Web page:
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Since the partition of the Indian subcontinent into India and Pakistan in 1947, the Kashmir dispute has been an intractable one between them. They fought three wars over it in1948, 1965, and 1999, but have not been able to resolve it. The partition left the fate of over 550 princely states undecided. They were required to accede to either of the two states on the basis of the geographical location and wishes of their people.
The state of Jammu and Kashmir should have acceded to Pakistan because of its Muslim majority population and geographical location, but this was not happened when Mahraja Hari Singh seek military assistance from India to resist the Pakistani tribal’s attacks and ultimately signed the ‘Instrument of Accession’ with India. Eventually Indian forces intervened and captured the state of Jammu and Kashmir. From that day Kashmir dispute has been the core issue between both Pakistan and India, which also had kept the security of entire South Asia at stake because of their extensive nuclear capability.
So, the Kashmir issue has been a major bone of contention from the day of independence, resulted in three wars, numerous conflicts between India and Pakistan and severely rigid diplomacy. The United Nations Security Council had tried to resolve the dispute by declaring that the accession of Jammu and Kashmir to India or Pakistan should be decided through the democratic method by holding a free and fair plebiscite but India had rejected any mediation which opposed its claim regarding Kashmir.
Kashmir’s strategic importance lies in the fact that its borders meet with China and Afghanistan and also is close to Russia. Almost all the rivers which flow through Pakistan, originate from Kashmir, that’s why both the countries ignore stepping back claiming of this territory.
The failure of diplomacy to resolve the Kashmir issue attracted international and regional attention to it. After the wars of 1948, 1962 and 1965, determined efforts were made to resolve this issue. In 1948, the United Nations became deeply involved but India didn’t show flexibility. After the India-China border War of 1962, there were intense but fruitless American and British efforts to bridge a gap between India and Pakistan. The end of 1965 war saw Soviet Union as a regional peacemaker. The Soviets did manage to promote a peace treaty at Tashkent, but this could not establish peace in the region and soon Indian involvement in East Pakistan led to her separation in 1970-71.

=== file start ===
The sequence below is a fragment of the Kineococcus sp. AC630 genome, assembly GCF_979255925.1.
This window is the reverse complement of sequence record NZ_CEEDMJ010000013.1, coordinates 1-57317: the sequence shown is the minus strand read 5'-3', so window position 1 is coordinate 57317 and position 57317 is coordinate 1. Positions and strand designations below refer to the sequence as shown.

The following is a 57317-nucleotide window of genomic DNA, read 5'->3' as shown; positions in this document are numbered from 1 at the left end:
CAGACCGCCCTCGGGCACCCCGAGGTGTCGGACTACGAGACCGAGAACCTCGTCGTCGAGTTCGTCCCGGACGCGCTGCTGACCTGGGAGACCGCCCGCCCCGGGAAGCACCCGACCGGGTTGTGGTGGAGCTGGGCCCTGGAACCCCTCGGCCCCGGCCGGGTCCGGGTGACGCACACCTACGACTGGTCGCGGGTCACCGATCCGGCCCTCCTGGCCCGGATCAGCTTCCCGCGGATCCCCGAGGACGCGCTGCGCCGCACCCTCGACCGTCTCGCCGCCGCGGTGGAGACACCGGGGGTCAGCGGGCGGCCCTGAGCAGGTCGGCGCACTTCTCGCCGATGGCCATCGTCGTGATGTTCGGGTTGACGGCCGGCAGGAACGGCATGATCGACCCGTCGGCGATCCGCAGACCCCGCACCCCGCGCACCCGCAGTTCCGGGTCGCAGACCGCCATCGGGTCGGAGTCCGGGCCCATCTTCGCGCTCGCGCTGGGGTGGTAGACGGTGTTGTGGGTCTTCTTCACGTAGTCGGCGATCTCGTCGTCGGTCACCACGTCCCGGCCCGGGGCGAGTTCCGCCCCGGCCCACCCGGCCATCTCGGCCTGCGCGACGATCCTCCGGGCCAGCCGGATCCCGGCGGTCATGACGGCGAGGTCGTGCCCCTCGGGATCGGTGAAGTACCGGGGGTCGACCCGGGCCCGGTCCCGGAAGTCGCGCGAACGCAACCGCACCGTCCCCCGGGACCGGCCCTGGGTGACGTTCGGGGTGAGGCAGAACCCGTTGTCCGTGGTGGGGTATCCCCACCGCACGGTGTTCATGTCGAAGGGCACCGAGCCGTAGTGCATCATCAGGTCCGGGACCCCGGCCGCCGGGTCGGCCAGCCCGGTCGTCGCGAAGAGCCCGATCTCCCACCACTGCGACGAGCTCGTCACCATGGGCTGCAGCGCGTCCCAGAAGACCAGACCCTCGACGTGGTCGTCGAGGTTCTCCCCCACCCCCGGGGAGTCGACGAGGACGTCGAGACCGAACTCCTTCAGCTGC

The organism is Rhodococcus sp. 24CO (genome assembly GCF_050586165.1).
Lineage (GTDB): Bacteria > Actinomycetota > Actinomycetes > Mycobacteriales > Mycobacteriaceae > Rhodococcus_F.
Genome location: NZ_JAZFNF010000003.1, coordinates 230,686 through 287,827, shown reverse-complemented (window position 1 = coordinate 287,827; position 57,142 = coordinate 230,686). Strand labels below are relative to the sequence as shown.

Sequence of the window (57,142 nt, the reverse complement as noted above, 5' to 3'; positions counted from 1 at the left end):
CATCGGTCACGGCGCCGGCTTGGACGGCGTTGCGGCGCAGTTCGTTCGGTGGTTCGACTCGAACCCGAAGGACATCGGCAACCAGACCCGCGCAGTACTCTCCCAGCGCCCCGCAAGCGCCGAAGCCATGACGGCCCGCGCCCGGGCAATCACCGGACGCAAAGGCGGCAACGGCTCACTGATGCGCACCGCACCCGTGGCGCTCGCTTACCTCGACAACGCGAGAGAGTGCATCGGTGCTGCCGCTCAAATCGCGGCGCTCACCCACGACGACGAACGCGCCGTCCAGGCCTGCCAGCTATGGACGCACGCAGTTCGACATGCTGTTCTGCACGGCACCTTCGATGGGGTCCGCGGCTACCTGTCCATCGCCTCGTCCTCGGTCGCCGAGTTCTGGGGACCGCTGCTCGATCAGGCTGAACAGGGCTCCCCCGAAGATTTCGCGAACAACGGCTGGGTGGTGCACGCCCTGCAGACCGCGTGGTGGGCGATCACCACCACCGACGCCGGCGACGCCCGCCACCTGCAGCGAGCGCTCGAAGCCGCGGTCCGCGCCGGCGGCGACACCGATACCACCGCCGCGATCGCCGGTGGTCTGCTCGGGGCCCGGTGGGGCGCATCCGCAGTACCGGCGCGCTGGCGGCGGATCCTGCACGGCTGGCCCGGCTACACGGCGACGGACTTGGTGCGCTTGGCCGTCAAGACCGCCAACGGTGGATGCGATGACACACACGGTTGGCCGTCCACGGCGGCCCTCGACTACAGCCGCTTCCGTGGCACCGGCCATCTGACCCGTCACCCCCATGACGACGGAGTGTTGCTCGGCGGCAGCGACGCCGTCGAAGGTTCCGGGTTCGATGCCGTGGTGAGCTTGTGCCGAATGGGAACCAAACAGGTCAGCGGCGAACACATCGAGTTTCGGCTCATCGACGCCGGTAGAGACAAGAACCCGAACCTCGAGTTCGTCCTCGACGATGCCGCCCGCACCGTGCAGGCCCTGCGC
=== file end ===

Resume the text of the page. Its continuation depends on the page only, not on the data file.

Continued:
The most consistent feature of great power influence on the Kashmir problem has been its ineffectiveness. Besides Cold war rivalries, both United States and the Soviet Union have played significant, often parallel and cooperative roles in the subcontinent. Both Washington and Moscow made several inconclusive efforts to mediate the dispute or bring about its peaceful resolution, but were distrustful of anything more. It took the 1990 crisis with its nuclear dimension, to bring the United States back to the region.
Soviet Union, United states and China have different policies towards the Kashmir dispute according to their own interests. In the beginning all of them showed neutrality but with the changing world’s politics and dimensions, they formulate their concerns regarding Kashmir. China‘s Kashmir policy has passed through different stages. In first phase, from 1949 to 1960s, China avoided siding with either India or Pakistan; instead it favored a resolution of the issue through peaceful settlements and also opposed the role of UN and United States to mediate Kashmir issue.
The second phase started from early 1960s and lasted till 1970. Sino-Indian border war of 1962 started hostility between India and China resulted close relations with Pakistan. China stood by Pakistan on Kashmir issue with firm support for the right of self determination. But in 1970s, China adopted neutral policy on Kashmir issue as its relations were normal with India; this was reflected during Kargil conflict and Indo-Pak military possible conflict in 2001-2.
The normal relations between India and Pakistan on Kashmir would bring benefits to the United States. Indo-Pak tensions are especially dangerous because they bring two nuclear states on the brink of war. They divert Pakistan from fighting terrorists and militants on their own soils. India and Pakistan need to engage in combined bilateral talks on all important issues. Continuing tensions over Kashmir will weaken any initiative to bring stability to South Asia as well as bring about the risk of a nuclear war. It will be quite right by assuming that Kashmir is the root cause of much of the militancy in South Asia.
It is necessary for international community to realize that peace and stability in South Asia can only be guaranteed if all outstanding disputes between Pakistan and India, including the Kashmir dispute should be resolved because Pakistan has become a frontline state against the Global War of terrorism.The best solution of the Kashmir dispute could be the right of self determination which should be given to Kashmiris in order to give them the right to decide to whom they want to accede.